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Jane Henderson

Jane Henderson

Academic Lawyer


Jane Henderson is an academic lawyer with a long-standing interest in foreign and comparative law, and particularly the Russian legal system. She graduated from University College London in 1973, having been awarded the Joseph Hume Scholarship for Jurisprudence. She went on to postgraduate study, specialising in Socialist legal systems and English legal history, and having completed her Master’s degree at London University was directly appointed in 1974 as Lecturer in the Laws of Eastern Europe in the newly established Centre of European Law at King’s College London. In the Autumn of 1976 she established for the first time at King’s a course in Soviet Law, since 1993 revised as ‘Soviet and Post-Soviet Legal Systems’. Since 1986-87 Mrs. Henderson has also been an Adjunct Professor at the University of Notre Dame London Law School, where she runs a post-graduate seminar series on the Russian Legal System for the Concannon Programme of International Law. As well as her teaching expertise, Mrs Henderson also has considerable administrative experience, having served three year placements successively as undergraduate welfare co-ordinator and undergraduate admissions tutor. She currently holds the post of Senior Lecturer in the Laws of Eastern Europe.


Mrs Henderson’s main research interests and publications have been concerned with aspects of the Soviet and Russian legal systems.  

The main concentration has been on public law issues in Russia: constitutional innovations; separation and balance of powers; the formation of the Federal Assembly (legislative chamber), in particular the upper chamber, the Council of the Federation; President Putin’s innovation of the State Council; and the establishment and working of the Russian Constitutional Court, including its use of international law.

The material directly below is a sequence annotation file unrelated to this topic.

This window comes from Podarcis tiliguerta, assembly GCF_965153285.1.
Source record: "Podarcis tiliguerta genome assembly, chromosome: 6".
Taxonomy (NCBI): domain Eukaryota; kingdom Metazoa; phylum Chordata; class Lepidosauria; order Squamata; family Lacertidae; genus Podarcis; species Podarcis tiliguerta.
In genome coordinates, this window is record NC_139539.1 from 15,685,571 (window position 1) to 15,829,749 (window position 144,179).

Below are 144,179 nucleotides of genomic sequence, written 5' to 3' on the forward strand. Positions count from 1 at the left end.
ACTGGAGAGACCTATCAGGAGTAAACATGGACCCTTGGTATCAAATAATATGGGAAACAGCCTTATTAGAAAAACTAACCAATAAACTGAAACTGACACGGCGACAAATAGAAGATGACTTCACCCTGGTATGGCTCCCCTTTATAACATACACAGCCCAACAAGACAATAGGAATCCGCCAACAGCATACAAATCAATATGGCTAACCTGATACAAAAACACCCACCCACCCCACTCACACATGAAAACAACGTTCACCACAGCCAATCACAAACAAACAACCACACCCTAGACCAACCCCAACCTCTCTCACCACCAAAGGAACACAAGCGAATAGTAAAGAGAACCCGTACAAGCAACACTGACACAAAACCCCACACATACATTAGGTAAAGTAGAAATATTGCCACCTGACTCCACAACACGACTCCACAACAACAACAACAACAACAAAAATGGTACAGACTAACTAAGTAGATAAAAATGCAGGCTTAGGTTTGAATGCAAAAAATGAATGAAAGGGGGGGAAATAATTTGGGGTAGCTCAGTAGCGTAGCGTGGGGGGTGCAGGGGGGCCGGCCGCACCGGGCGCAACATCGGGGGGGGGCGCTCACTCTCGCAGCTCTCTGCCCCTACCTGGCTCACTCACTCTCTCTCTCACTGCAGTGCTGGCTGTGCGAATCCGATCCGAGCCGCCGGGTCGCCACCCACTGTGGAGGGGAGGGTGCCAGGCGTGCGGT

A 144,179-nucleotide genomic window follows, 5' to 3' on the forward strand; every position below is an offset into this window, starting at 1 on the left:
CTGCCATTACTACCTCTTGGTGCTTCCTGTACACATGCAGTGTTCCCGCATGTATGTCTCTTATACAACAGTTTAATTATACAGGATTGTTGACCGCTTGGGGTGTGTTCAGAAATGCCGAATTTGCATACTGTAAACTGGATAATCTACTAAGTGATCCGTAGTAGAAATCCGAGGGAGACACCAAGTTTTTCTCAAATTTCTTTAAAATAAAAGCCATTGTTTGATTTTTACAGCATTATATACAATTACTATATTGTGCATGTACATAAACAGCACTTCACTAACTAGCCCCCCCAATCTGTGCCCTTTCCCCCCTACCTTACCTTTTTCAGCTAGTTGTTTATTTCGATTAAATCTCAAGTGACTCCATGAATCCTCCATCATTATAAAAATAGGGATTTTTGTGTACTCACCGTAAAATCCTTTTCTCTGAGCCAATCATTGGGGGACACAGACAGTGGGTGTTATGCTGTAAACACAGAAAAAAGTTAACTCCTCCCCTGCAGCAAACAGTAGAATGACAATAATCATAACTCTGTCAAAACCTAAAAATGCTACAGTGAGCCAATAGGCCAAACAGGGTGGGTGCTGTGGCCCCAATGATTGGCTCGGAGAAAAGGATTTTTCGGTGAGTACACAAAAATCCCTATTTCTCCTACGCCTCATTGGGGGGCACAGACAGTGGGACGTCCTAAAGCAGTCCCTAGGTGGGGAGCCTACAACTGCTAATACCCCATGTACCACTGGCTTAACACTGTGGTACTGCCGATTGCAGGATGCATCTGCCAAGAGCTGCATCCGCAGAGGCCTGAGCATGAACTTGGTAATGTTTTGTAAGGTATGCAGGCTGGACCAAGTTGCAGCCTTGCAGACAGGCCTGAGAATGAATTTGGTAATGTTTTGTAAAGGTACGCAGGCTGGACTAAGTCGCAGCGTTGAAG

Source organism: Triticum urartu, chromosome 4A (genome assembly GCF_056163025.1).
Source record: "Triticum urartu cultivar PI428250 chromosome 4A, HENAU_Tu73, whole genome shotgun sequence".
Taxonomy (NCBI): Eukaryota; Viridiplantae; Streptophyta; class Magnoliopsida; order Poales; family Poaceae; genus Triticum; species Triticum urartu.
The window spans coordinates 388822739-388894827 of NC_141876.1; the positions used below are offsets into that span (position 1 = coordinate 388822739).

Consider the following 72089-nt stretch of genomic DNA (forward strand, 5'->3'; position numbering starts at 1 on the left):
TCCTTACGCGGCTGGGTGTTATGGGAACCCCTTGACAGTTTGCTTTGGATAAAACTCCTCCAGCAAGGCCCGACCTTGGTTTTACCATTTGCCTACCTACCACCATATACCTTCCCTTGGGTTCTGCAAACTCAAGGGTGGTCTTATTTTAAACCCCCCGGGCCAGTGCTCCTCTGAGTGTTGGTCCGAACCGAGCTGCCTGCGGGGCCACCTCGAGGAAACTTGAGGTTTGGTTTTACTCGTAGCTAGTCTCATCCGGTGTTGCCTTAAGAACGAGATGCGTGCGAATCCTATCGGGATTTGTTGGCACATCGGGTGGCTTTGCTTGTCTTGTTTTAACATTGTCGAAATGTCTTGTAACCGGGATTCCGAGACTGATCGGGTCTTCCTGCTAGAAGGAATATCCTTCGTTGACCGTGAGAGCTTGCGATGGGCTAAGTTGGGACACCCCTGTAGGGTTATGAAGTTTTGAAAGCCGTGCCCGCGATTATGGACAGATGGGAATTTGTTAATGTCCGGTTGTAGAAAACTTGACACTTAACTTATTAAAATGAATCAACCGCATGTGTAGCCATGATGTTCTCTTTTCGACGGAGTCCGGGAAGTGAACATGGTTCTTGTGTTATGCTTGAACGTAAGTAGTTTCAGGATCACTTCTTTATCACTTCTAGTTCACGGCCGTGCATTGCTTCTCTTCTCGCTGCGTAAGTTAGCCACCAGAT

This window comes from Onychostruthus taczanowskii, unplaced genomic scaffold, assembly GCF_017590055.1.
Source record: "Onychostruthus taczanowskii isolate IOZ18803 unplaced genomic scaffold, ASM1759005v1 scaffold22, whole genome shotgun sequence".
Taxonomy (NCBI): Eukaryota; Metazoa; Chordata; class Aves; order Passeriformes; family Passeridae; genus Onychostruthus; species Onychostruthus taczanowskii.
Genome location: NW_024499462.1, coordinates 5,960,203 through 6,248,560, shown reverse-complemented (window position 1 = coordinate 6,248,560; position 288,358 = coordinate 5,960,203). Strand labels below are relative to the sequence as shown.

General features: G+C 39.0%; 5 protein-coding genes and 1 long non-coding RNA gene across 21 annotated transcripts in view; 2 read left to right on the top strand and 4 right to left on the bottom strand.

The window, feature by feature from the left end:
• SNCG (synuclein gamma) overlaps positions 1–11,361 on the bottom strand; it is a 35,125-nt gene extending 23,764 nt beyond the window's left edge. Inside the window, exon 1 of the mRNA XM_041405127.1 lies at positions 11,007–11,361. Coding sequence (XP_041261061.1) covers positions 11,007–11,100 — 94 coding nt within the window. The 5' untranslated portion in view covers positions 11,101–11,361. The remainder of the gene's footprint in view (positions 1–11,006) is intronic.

Mrs Henderson has also written on a number of administrative law issues: the system of administrative commissions and the code of administrative violations; the establishment of a mechanism for dealing with citizens’ complaints, and current problems in administrative law. She has published papers on aspects of the legal profession and legal services, the role of the judiciary, the re-establishment of jury trial in Russia and of the courts of justices of the peace (local judges analogous to English District Judges, Magistrates’ Court).  

Currently she is researching various aspects of the Russian state structure and constitutionalism.

She is the rapporteur on Russia for the journal European Public Law.


  • 'Freedom of Information in Russia' forthcoming in European Public Law 2011, volume 17(2)
  • The Constitution of the Russian Federation: A Contextual Analysis, part of the Constitutions of the World in Context series (Oxford, Hart, 2011)
  • 'Tenure and Discipline Developments in Russia' European Public Law 2011volume 17(1) 1-10
  • The Constitutional Court of the Russian Federation: the Establishment and Evolution of Constitutional Supervision in Russia in Constitutional Courts: A Comparative Study, edited by Andrew Harding and Peter Leyland (London, Wildy, Simmonds & Hill Publishing, 2009)
  • “Entrepreneurs and consumers as subjects of civil law” in William Simons (Ed.) Private and Civil Law in the Russian Federation Law in Eastern Europevol. 60 (The Hague, Nijhoff, 2009)
  • "Constitutional Justice in Russia" vol.34 Review of Central and East European Law issue 1 (2009) 37-69 (with Dr Marina Lomovsteva)
  • "The Constitutional Court of the Russian Federation: the Establishment and Evolution of Constitutional Supervision in Russia" in vol.3 Journal of Comparative Law (2008) issue 2, 138-157
  • "Regional Constitutional Justice in the Russian Federation" vol.14 European Public Law issue 1 (2008) 21-33
  • "Making a Drama out of a Crisis: The Russian Constitutional Court and the Case of the Communist Party of the Soviet Union" vol. 19 King's Law Journalissue 3 (2008), 489–506
  • The Russian Constitutional Court and the Communist Party Case: Watershed or Whitewash?, Communist & Post-Communist Studies vol 40 (1) 2007, 1-16
  • "The Russian Constitutional Court to the Rescue: Freedom of Political Comment Reasserted" vol.11 European Public Law issue 1 (2005) 17-29
  • "Signs and Portents" vol.8 European Public Law issue 3 (2002) 321-332
  • "Redefining Russia’s Federal Structure" vol.6 European Public Law issue 4 (2000) 496-505


Elements of the Law of Contract
Russian Legal System

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